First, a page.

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Talking about music with metaphors from the realm of water is obvious. We know the “flow of music”, “waves of sound” or “tones dripping into silence”. So it is no surprise that composers often choose water in its various forms as the theme of their works. But the influence of water in music is not only evident from a programmatic point of view: the barcarole, which goes back to Venetian gondola songs and is characterised by its gently swaying rhythm, even received its own musical form.

In Debussy and Ravel, we find work titles such as Jeux d’eau, Une barque sur l’Océan and La cathédrale engloutie (the title refers to the legend of a cathedral that sank into the sea). The two French composers also set their creations, dedicated to the fleetingness of impression, against the set forms of the German-Austrian tradition. And while Richard Strauss dedicated his last symphonic poem to the unchanging Alps, Debussy’s most famous orchestral work depicts the ever-moving, shimmering sea.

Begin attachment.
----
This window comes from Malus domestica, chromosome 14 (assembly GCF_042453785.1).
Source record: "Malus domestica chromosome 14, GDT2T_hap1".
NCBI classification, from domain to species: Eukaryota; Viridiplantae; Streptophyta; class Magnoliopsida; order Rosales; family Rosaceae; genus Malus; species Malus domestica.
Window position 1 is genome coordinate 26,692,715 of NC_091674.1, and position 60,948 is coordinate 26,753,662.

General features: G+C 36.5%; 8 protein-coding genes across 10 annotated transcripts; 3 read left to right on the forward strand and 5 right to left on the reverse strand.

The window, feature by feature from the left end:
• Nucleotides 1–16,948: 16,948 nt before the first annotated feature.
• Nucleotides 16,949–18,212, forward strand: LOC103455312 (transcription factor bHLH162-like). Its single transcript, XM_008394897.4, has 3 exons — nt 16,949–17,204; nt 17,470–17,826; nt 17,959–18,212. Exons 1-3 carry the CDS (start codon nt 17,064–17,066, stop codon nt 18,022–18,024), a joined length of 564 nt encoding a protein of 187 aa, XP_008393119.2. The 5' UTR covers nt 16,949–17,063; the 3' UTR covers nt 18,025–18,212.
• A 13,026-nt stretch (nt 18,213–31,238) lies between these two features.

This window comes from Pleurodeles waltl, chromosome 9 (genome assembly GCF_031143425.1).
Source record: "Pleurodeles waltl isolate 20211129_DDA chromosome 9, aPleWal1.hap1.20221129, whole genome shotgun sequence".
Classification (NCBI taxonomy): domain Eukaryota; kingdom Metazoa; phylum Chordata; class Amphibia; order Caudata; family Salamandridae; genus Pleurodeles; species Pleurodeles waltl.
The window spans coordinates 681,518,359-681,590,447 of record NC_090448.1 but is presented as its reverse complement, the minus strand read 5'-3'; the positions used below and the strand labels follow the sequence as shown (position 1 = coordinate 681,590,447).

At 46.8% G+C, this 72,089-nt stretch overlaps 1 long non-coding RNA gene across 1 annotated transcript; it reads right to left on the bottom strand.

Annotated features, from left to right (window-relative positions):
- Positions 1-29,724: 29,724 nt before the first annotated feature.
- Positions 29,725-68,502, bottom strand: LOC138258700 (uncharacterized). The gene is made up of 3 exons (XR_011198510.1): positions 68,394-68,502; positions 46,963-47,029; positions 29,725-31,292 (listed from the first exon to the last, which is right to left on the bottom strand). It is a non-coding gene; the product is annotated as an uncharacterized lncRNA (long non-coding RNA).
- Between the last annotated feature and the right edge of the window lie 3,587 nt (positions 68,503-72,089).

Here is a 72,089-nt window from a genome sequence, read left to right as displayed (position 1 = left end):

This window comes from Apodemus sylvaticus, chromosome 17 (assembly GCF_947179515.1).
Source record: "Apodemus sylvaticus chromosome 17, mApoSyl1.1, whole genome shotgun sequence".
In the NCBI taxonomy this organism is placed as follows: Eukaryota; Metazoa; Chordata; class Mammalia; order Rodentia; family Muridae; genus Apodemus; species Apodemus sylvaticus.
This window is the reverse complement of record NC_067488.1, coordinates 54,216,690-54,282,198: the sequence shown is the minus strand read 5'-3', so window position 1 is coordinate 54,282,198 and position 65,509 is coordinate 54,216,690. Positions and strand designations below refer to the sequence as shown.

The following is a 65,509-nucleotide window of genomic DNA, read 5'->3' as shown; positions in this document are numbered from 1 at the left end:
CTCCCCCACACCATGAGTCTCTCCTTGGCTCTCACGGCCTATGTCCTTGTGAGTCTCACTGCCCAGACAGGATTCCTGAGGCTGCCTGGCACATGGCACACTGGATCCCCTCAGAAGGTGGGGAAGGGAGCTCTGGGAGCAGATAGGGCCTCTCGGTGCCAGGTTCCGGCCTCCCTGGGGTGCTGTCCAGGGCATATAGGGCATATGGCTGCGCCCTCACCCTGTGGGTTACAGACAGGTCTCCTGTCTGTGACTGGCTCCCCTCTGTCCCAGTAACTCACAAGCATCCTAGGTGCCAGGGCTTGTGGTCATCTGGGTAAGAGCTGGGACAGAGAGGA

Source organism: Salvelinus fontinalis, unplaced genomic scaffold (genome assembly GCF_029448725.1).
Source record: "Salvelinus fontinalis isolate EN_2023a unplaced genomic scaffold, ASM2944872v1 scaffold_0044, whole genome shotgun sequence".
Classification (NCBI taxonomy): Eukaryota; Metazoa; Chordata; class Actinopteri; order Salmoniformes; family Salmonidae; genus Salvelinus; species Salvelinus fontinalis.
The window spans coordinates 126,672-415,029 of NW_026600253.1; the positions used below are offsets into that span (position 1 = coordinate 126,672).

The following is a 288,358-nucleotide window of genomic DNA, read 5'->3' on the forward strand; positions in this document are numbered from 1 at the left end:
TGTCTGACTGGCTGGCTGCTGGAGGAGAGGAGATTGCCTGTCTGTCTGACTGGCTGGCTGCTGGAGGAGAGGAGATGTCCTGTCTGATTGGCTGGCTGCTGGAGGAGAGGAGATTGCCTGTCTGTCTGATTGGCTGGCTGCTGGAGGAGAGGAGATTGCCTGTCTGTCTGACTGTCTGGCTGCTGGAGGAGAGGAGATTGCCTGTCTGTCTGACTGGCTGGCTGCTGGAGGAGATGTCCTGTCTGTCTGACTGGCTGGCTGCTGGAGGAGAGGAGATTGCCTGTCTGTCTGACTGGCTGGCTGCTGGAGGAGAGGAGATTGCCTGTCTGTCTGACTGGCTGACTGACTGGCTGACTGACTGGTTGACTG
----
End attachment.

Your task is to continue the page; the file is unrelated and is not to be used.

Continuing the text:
Of course, as our playlist impressively shows, “water music” does not belong exclusively to the French. “The number of boats was so great that virtually the whole river was covered,” wrote a contemporary about the first performance of Handel’s Water Music which was staged in the middle of the Thames, and which has had its admirers from the 18th century to the present day. Rarely has the turbulent sea roared so tempestuously in music as in Wagner’s Dutchman overture, and probably nowhere else has a river been so irresistibly “sung” about in the constant flow of music as in Smetana’s tone poem The Moldau. And while Mendelssohn evokes the ocean at rest in the dreamlike first part of his concert overture Meeresstille und glückliche Fahrt, in Tchaikovsky’s Shakespearean fantasy The Tempest the wild storm causes a ship to crash on the cliffs.

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